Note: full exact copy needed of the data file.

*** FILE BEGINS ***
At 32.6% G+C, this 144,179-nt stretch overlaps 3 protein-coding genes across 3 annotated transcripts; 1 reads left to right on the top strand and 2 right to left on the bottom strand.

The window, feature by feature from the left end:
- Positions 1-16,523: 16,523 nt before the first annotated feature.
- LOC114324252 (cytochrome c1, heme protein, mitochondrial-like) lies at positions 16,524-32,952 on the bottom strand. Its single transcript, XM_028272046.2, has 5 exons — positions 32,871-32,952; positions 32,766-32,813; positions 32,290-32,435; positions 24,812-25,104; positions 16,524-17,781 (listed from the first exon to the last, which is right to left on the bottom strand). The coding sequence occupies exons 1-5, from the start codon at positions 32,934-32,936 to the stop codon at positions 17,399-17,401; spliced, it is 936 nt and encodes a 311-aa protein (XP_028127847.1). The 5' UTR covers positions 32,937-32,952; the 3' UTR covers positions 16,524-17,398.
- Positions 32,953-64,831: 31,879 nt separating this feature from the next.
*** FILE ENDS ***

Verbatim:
At 32.6% G+C, this 144,179-nt stretch overlaps 3 protein-coding genes across 3 annotated transcripts; 1 reads left to right on the top strand and 2 right to left on the bottom strand.

The window, feature by feature from the left end:
- Positions 1-16,523: 16,523 nt before the first annotated feature.
- LOC114324252 (cytochrome c1, heme protein, mitochondrial-like) lies at positions 16,524-32,952 on the bottom strand. Its single transcript, XM_028272046.2, has 5 exons — positions 32,871-32,952; positions 32,766-32,813; positions 32,290-32,435; positions 24,812-25,104; positions 16,524-17,781 (listed from the first exon to the last, which is right to left on the bottom strand). The coding sequence occupies exons 1-5, from the start codon at positions 32,934-32,936 to the stop codon at positions 17,399-17,401; spliced, it is 936 nt and encodes a 311-aa protein (XP_028127847.1). The 5' UTR covers positions 32,937-32,952; the 3' UTR covers positions 16,524-17,398.
- Positions 32,953-64,831: 31,879 nt separating this feature from the next.